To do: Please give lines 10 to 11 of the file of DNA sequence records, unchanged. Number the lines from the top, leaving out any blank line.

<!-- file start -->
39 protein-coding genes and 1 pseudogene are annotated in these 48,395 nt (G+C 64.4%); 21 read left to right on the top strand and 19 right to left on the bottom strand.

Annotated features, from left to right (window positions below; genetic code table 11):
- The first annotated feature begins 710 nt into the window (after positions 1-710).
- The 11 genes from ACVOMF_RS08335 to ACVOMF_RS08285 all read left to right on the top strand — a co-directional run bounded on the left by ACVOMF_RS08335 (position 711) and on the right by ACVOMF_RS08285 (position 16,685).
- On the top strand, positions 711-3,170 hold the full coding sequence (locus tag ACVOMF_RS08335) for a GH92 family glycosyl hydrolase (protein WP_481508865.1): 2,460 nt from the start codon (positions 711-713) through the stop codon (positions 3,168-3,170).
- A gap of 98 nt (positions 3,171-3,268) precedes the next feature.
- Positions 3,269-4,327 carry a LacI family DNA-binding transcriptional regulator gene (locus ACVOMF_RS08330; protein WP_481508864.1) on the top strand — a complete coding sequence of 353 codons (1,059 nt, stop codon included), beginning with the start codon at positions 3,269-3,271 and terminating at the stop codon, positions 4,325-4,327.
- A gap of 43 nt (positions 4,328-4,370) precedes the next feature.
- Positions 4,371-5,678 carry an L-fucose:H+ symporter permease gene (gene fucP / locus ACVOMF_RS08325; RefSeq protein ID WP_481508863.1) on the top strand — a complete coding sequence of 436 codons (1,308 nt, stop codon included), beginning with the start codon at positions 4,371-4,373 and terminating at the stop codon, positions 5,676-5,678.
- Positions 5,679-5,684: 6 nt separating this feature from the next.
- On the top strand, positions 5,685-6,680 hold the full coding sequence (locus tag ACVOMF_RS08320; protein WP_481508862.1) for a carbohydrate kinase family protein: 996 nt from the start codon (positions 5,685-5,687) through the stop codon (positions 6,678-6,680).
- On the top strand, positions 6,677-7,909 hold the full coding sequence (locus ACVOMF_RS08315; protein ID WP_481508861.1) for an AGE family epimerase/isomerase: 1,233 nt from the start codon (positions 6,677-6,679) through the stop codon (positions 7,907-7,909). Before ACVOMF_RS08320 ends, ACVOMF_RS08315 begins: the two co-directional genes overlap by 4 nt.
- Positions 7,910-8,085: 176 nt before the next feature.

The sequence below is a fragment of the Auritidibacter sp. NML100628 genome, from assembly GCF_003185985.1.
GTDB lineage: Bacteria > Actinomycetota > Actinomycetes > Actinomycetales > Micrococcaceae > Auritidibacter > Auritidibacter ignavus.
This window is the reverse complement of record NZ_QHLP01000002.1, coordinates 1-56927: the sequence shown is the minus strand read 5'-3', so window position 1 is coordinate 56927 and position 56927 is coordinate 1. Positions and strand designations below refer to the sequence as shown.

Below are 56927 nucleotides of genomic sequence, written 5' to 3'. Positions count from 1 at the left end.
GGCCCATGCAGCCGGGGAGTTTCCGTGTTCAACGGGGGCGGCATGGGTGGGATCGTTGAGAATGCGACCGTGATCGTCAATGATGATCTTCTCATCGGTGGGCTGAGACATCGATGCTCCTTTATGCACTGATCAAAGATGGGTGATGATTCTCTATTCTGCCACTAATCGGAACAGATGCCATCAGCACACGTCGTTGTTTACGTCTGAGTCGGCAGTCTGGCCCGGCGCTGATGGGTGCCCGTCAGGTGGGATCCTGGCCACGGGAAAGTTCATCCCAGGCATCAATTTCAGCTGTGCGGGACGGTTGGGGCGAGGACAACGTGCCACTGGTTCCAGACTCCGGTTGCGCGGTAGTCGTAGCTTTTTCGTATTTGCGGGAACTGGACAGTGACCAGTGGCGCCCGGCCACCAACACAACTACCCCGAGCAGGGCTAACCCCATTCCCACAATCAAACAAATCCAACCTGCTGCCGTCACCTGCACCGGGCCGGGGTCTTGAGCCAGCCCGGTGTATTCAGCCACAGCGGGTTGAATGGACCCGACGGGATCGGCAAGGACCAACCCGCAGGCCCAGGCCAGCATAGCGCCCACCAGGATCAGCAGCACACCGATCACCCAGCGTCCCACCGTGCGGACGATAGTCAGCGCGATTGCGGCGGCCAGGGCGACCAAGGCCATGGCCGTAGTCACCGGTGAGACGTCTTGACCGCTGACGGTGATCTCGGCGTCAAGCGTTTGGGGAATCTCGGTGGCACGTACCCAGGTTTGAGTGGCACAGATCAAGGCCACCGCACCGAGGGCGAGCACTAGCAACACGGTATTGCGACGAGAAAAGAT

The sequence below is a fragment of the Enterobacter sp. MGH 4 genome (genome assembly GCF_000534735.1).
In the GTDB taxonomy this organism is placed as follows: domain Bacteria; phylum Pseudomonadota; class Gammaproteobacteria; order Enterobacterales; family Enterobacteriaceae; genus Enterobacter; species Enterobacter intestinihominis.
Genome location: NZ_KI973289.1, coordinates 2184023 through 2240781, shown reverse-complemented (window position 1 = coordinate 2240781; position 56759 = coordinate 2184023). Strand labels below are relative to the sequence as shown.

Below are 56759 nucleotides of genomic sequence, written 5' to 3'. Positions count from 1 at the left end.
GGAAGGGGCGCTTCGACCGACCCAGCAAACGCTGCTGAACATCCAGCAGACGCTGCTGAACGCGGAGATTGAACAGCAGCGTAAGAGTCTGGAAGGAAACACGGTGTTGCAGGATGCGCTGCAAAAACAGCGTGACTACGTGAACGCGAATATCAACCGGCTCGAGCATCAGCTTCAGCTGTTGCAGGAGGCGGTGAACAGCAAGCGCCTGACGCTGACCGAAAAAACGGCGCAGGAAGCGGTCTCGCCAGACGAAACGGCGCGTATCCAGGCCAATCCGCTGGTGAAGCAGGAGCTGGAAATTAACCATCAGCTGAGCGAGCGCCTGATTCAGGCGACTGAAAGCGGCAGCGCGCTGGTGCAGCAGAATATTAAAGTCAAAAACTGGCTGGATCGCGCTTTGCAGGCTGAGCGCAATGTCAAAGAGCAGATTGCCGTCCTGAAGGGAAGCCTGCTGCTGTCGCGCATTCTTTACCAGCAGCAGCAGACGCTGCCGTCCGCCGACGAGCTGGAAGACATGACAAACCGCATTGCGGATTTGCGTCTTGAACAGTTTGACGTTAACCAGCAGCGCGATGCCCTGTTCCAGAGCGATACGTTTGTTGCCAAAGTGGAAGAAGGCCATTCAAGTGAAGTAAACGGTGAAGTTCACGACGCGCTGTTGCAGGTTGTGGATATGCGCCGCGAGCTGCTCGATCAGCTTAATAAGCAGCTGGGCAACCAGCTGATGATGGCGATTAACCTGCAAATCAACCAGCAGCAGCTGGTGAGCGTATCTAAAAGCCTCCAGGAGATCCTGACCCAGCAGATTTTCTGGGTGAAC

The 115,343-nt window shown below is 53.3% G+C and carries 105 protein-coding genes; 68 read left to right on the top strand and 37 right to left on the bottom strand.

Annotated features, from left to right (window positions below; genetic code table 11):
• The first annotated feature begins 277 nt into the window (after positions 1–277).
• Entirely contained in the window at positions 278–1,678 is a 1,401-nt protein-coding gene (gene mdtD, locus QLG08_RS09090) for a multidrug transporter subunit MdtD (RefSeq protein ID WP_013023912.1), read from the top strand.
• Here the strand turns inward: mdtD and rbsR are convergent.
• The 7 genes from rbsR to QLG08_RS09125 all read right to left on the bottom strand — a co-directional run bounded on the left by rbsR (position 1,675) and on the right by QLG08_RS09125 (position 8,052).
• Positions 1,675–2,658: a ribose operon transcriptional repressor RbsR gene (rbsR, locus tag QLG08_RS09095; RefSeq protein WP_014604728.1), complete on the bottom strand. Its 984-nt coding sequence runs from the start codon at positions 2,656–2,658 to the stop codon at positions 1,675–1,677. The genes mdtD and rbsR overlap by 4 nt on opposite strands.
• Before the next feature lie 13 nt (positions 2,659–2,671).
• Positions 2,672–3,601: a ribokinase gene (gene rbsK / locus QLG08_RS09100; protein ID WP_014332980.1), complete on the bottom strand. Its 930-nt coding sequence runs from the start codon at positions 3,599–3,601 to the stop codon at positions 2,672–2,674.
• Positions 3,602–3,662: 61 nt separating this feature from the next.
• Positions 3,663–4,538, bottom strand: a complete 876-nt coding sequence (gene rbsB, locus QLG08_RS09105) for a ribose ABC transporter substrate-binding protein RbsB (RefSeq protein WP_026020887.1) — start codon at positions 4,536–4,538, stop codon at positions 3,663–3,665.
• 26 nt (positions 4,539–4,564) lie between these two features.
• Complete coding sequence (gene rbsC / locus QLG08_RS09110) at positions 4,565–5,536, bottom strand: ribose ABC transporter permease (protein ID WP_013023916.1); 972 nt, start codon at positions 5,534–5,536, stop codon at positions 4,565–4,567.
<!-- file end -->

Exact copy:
- Positions 5,679-5,684: 6 nt separating this feature from the next.
- On the top strand, positions 5,685-6,680 hold the full coding sequence (locus tag ACVOMF_RS08320; protein WP_481508862.1) for a carbohydrate kinase family protein: 996 nt from the start codon (positions 5,685-5,687) through the stop codon (positions 6,678-6,680).